In 2014, the United Nations General Assembly declared 15 July as World Youth Skills Day, to celebrate the strategic importance of equipping young people with skills for employment, decent work and entrepreneurship. Since then, World Youth Skills Day events have provided a unique opportunity for dialogue between young people, technical and vocational education and training (TVET) institutions, firms, employers’ and workers’ organizations, policy makers and development partners. Participants have highlighted the ever-increasing significance of skills as the world is embarking on a transition towards a sustainable model of development.
What role do technical and vocational education and training play?
Education and training are central to the achievement of the 2030 Agenda. The vision of the Incheon Declaration: Education 2030 is fully captured by Sustainable Development Goal 4 “Ensure inclusive and equitable quality education and promote lifelong learning opportunities for all”. Education 2030 devotes considerable attention to technical and vocational skills development, specifically regarding access to affordable quality Technical and Vocational Education and Training (TVET); the acquisition of technical and vocational skills for employment, decent work and entrepreneurship; the elimination of gender disparity and ensuring access for the vulnerable. In this context, TVET is expected to address the multiple demands of an economic, social and environmental nature by helping youth and adults develop the skills they need for employment, decent work and entrepreneurship, promoting equitable, inclusive and sustainable economic growth, and supporting transitions to green economies and environmental sustainability.
TVET can equip youth with the skills required to access the world of work, including skills for self-employment. TVET can also improve responsiveness to changing skill-demands by companies and communities, increase productivity and increase wage levels. TVET can reduce access barriers to the world of work, for example through work-based learning, and ensuring that skills gained are recognised and certified. TVET can also offer skills development opportunities for low-skilled people who are under- or unemployed, out of school youth and individuals not in education, employment and training (NEETs).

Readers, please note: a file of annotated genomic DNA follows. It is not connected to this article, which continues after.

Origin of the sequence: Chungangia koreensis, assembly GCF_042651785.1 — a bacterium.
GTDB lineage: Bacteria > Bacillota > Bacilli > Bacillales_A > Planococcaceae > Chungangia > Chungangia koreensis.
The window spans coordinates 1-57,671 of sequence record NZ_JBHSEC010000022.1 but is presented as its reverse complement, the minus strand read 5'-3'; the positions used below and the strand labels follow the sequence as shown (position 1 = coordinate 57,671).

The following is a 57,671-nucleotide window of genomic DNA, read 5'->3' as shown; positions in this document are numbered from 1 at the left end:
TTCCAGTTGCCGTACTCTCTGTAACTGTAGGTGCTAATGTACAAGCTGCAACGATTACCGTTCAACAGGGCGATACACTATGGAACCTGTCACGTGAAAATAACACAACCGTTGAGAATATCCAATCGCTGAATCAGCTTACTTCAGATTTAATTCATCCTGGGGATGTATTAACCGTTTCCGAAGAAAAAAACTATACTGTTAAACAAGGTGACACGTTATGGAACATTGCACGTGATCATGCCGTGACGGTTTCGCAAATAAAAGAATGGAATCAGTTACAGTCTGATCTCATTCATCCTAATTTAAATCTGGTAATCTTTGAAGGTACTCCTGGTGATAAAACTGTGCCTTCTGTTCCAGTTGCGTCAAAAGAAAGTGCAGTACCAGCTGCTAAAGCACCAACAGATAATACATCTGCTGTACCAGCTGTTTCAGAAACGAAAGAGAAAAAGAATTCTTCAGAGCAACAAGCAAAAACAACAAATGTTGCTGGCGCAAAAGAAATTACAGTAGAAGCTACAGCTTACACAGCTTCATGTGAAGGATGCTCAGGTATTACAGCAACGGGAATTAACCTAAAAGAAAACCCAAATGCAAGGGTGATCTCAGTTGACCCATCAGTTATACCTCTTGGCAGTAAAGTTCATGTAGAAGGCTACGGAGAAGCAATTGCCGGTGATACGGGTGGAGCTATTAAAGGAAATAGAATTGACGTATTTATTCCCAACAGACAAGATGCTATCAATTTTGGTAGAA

Youth employment and entrepreneurship
Entrepreneurial learning for TVET institutions helps TVET institutions to focus on what really drives entrepreneurial learning by providing the tools to assess the needs of the target group and the framework to explore the added value of an entrepreneurial learning ecosystem. Learn more about it.
Key Documents and Publications
- General Assembly resolution proclaimed the WYSD
- World Programme of Action for Youth to the Year 2000 and Beyond
- World Youth Reports
- Statistical brief: An update on the youth labour market impact of the COVID-19 crisis
- ILO Monitor: COVID-19 and the world of work. 7th edition
- Youth & COVID-19: Impacts on jobs, education, rights and mental well-being